No nerves. No real excitement. More like amusement that I was actually here, about to do this race that I felt so utterly untrained for. Sure, I had the endurance down. I'd run 100 miles 10 weeks prior. This had to be easier, right?? But 112 miles on the bike is a long ride no matter what way you look at it. And strong running legs do not translate into strong biking legs without adequate training. I was less worried about the swim simply because it was less time. Plus, I knew I'd be so busy getting to know a few of the 8800 limbs around me that I wouldn't have time to think about what I was actually doing. But, at 6am as we milled around in transition area, all of these thoughts had to be pushed to one side. There were things to do! Final check through gear bags, drop off our 'special needs' bags, get body-marked... and before I knew it I was pasting myself into my wetsuit. Really, that's what it felt like. With an extra 10lbs since my last triathlon in June (and none of it muscle), it was a rather snug fit! The air was still cool but we knew it would be a hot day ahead with temperatures expected to go above 80 at midday. The pros were in the water before us as they started at 6:50am. I jumped in just before they took off. The water felt pretty good.
By the time I swam the 200 yards or so up to the start area under the bridge I had just enough time to find what seemed like an okay position - not too close to the front, kind of in the middle, with actual space around me... and BOOM. We're off. My heart rate never got as high as it sometimes does on the swim. I think this was helped by having a relatively fight-free time out there. I am not sure how but I managed to escape the crowds for most of the 2.4 mile loop. The course went straight for about 1 mile, left across the lake 0.2 mile, back and left again into the finish. I liked the course better than the 2 loops at Madison. My swim technique, such as it is, goes out the window when I get in the open water. But I seemed to keep finding people that I could swim along side for several hundred meters at a time. Either they or I would pull ahead but before long I'd find someone else. This helped me immensely. I was careful not to push the pace too soon, especially when my arms started to feel fatigued after only a few minutes! Though I knew this was just a matter of getting warmed up. I managed to stay close to the buoys almost all of the time and apart from one diagonal foray I'd say I kept on course pretty well. I was reluctant to look at my watch until half way. Took a quick peek just as I turned the first left. 33 minutes. Wow - I was expecting closer to 40. A few hundred meters, another left. And on the home stretch. Well, sort of. The bridge was still a long way off in the distance! But I kept finding people to swim with and slowly the buildings on the left side of the lake came more into view. Once I felt close enough to the bridge I looked at my watch again. 58 minutes. Not quite believing it, but knowing that the finish was a little way down from the start, and having to cross back to the south bank, I figured if I got to the bridge in ten minutes I'd make it home in another 10. To do the same time as last year was beyond what I could have hoped for starting out an hour earlier. Getting to the bridge seemed to take longer than ten minutes but I was in a groove and didn't look at my watch. And then the final turn came quicker than expected. And then I had other things to deal with. Guys - and really, it was just the guys that did this - one after another in this final stretch they would come barreling along beside me, and occasionally over me, and next thing they would STOP right in front of me and breaststroke for a bit to sight! It was maddening to say the least. But I was nearly done. And before I knew it I was done. There was the stairs out of the water to negotiate but a kind volunteer pretty much hauled me up! Quick peek at the watch. 1:15 something - my first thought - there's no way that was 2.4 miles! My next thought - screw 12 hours - I can do waaaaay better than that...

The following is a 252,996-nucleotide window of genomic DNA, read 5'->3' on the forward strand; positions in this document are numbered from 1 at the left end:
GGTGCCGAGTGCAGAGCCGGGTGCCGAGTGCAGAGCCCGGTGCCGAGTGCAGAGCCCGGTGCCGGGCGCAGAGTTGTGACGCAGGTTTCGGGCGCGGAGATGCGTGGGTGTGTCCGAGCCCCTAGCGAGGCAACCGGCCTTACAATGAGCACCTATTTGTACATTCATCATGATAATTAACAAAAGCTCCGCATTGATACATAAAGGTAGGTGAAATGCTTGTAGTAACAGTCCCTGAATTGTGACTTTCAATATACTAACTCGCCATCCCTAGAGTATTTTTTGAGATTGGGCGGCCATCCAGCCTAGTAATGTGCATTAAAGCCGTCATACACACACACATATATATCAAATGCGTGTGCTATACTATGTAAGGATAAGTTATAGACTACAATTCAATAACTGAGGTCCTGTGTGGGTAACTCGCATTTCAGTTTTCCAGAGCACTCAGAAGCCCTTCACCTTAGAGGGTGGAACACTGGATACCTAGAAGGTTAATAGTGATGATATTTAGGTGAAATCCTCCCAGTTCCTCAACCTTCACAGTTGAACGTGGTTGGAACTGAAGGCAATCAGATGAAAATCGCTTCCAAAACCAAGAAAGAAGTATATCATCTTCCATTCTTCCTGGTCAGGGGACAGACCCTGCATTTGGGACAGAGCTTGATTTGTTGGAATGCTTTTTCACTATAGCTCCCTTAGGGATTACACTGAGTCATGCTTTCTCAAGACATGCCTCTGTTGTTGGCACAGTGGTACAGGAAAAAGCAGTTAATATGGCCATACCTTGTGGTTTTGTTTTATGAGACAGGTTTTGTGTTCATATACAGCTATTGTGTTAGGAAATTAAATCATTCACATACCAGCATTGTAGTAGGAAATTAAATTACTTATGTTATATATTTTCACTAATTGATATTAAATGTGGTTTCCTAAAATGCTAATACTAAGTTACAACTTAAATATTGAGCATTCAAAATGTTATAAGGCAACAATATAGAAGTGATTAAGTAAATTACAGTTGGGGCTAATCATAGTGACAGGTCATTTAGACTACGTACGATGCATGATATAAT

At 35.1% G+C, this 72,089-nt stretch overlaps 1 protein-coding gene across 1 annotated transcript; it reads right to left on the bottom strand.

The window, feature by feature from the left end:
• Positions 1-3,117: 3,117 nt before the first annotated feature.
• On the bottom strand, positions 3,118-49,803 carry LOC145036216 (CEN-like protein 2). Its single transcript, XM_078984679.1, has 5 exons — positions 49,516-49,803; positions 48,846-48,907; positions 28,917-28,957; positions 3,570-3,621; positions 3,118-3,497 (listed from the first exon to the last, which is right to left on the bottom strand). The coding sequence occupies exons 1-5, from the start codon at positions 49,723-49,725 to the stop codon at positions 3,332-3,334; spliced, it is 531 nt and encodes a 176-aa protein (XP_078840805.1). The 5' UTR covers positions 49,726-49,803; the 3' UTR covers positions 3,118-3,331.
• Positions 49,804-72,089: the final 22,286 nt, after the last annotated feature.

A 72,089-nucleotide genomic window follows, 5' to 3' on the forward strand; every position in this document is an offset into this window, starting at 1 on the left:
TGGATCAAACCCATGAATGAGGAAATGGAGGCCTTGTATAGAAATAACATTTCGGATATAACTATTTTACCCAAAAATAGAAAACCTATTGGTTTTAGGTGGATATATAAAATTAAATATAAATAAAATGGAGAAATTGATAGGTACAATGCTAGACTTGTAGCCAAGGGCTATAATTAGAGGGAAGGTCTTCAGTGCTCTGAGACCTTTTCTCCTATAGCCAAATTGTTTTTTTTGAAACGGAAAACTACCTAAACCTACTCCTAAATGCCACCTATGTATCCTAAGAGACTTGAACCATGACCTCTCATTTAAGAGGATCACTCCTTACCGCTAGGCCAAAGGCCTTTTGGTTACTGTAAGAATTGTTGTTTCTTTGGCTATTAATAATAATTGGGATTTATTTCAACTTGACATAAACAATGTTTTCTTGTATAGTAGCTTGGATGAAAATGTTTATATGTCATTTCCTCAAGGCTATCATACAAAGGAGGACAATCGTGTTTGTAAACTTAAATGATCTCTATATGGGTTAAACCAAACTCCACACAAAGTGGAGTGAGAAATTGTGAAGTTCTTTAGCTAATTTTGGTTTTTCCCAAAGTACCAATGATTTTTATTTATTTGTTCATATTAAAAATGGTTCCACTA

10 miles later facing into a headwind I wasn't so sure! Not to mention that my butt was already beginning to hurt. Oddly enough, for someone who has enjoyed several long days (and nights) on the trails this year, one of my first thoughts setting out on the bike was "What am I going to think about for the next 6+ hours?!" One thing for sure - despite the dismal feeling as I hit the wind on the first loop, I knew it was too early to start complaining! And since it was a straight out and back (3 loops) I knew that as hard as it was going out, it would be that much nicer on the return journey. And so it was. After a long, but not very steep, climb to the turnaround, it was as easy 27mph for a bit and then settled into around 22mph pace for quite a few miles, finishing the first loop just over 18mph average speed. As I headed out for loop two I was delighted to hear my Mum calling my name. It was a real boost at that point where you know the hard slog is starting again, and there's still another loop after this one! Loop 2 was hard for me as my stomach started to play up. I'd made an effort not to eat anything out of the ordinary in the lead up to the race but maybe it was the heat starting to bother me. I wanted to stop for a bio break but knew there was no point in stopping until I really had to, if you know what I mean. So I pushed on until halfway and made a pit stop just after the turnaround. As it turned out it was a good mental break as well as the physical rejuvenation. It's amazing what a few words exchanged with other weary competitors in the line for a porta potty can do for the mind! Back on the bike and a speedy return to town. Though with the toilet break, and then a stop at my special needs bag at mile 62 to replace my water bottles, I averaged just under 18mph for the loop. Heading back out for number 3 was so much nicer! 19 miles to get through but then it would be turning for home for the last time... I picked up the pace and tried to keep it above 18mph for as long as I could on the way out. The final stretch of climbing was tough but knowing it was the last time was sweet - and the guy who was behind me at the turn singing "Turnaround bright eyes... every now and then I fall apart... turnaround, bright eyes..." It was hilarious. I asked him to bike behind me the whole way back and sing. Anything to break the monotony! Another thing that kept me going on parts of the bike was watching out for the girls. I spotted Pam and Susan every time. It was fun (ok, not quite fun, more like, WTF - how fast are they biking?) figuring out how far they were ahead of me each time. More and more each loop as it turned out :)